All children are special. There are no exceptions. Whether they have physical or emotional challenges, are fantastic athletes, nerds or brainiacs, timid or outgoing, or just plain ours, they are all special. Special people require special planning.
My sister and I never thought of ourselves as special. We were only us, and we have always been inseparable. Our father died when she was 4 and I was 5. My mother loved us dearly and would have done anything for us, but she contracted a severe neurological disorder about a year after my father’s death. Her disorder required that she spend months, and sometimes years, in neurological hospitals. Our mother, on top of everything else, had to then deal with “What should I do with ‘the girls’?
If you would have asked my mother or my father, what would become of us in this situation, they would have said, “Our extended family will gladly take care of you.” Our mother believed that what the family promised they would carry out. However it is one thing to make a promise, and another to keep it and take over the responsibility of bringing up two young children.
The truth is nobody wanted us.
My father died at 46, well before his time and with huge debts, as he had just opened a pharmacy in downtown Manhattan. Neither of my parents planned for this eventuality, and my father’s death left the family in bankruptcy. On top of her financial woes, my mother had to figure out who would take care of us while she was in the hospital. She asked her sisters. One sister told her she had raised her own children and did not want to take on anyone else’s problems. She suggested foster care and the State of New York to take over care of the ‘brats’. Mom’s other sister would have taken us but her husband refused to let us in his home. My father’s family pretended they no longer knew us. My mother was in despair. Even though we were very young, and my mother did not share her fears with us, my sister and I knew what was going on. We were terrified.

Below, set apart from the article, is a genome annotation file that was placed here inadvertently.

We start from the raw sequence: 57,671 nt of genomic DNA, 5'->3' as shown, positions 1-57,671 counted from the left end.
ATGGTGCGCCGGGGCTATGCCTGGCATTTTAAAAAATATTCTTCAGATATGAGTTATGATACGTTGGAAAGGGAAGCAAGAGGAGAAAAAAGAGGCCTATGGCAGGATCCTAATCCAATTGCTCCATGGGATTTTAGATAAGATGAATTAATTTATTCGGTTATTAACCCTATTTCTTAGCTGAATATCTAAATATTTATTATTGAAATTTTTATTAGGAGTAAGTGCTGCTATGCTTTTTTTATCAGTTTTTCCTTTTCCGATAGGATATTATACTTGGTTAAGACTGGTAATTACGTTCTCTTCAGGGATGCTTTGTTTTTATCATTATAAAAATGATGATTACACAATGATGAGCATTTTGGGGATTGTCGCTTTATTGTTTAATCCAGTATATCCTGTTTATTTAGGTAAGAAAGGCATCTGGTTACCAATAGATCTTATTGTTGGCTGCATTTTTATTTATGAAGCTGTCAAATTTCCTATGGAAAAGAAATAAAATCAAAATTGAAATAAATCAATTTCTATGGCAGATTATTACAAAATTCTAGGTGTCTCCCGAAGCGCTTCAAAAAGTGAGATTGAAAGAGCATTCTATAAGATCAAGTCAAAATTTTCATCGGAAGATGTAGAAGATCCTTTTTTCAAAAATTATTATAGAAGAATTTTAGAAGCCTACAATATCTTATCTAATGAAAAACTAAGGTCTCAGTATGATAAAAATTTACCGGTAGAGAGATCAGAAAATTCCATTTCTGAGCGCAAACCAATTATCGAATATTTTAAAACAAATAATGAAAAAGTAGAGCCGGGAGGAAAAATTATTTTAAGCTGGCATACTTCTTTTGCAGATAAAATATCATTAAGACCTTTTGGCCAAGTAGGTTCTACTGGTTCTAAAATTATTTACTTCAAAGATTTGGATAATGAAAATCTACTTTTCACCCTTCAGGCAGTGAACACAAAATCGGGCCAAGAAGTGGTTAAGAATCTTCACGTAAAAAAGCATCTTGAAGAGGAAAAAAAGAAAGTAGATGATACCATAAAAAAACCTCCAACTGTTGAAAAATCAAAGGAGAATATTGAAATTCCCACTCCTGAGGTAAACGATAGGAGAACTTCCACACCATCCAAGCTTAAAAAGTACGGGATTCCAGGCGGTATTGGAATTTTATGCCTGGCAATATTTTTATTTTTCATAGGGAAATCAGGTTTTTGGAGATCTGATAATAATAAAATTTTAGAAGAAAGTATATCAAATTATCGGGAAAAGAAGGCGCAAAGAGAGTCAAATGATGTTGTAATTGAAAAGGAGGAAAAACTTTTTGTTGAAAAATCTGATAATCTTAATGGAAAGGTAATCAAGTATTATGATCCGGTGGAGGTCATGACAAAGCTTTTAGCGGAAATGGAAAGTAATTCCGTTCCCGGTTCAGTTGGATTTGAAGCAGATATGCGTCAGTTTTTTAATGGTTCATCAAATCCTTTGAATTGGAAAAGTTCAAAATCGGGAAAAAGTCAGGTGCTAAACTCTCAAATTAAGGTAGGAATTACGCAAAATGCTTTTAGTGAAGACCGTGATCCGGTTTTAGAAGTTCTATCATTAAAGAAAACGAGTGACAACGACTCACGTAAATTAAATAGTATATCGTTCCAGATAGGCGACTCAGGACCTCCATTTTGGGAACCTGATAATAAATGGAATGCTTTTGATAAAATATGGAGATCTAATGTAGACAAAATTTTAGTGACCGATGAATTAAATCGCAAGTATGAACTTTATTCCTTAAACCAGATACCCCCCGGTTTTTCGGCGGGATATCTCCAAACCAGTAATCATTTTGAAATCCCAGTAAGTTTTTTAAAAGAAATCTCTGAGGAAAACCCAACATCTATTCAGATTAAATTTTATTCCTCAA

As I look back upon these times with the eyes of an adult, I think about the “What ifs?” What if, instead of being paupers, we were the beneficiaries of a large life insurance policy? My experience tells me the family would have stood in line to take us, because they would have been able to benefit from those funds. Hindsight is 20/20. There was no life insurance and all of my parents’ savings and investments went to the bank.
Despite the crazy times, my sister and I turned out fine. She became a doctor and I became a lawyer. Even so, these experiences provide important life lessons; the main one being, “Plan Ahead”… and take no one at their word. We must provide for our own children because no one may want them if the worst happens. Control is the definition of our planning. How do parents plan for this type of eventuality and still achieve Control?
Foundation estate planning solves this dilemma. Life is fragile and none of us will live forever. It has always been my goal to see that no child in any of my client families have to survive the challenges my sister and I faced.
Call our office today to learn more about planning for your special children. We are here to help. You can reach us at 480.296.2036 or at Ilene@gandmlaw.net
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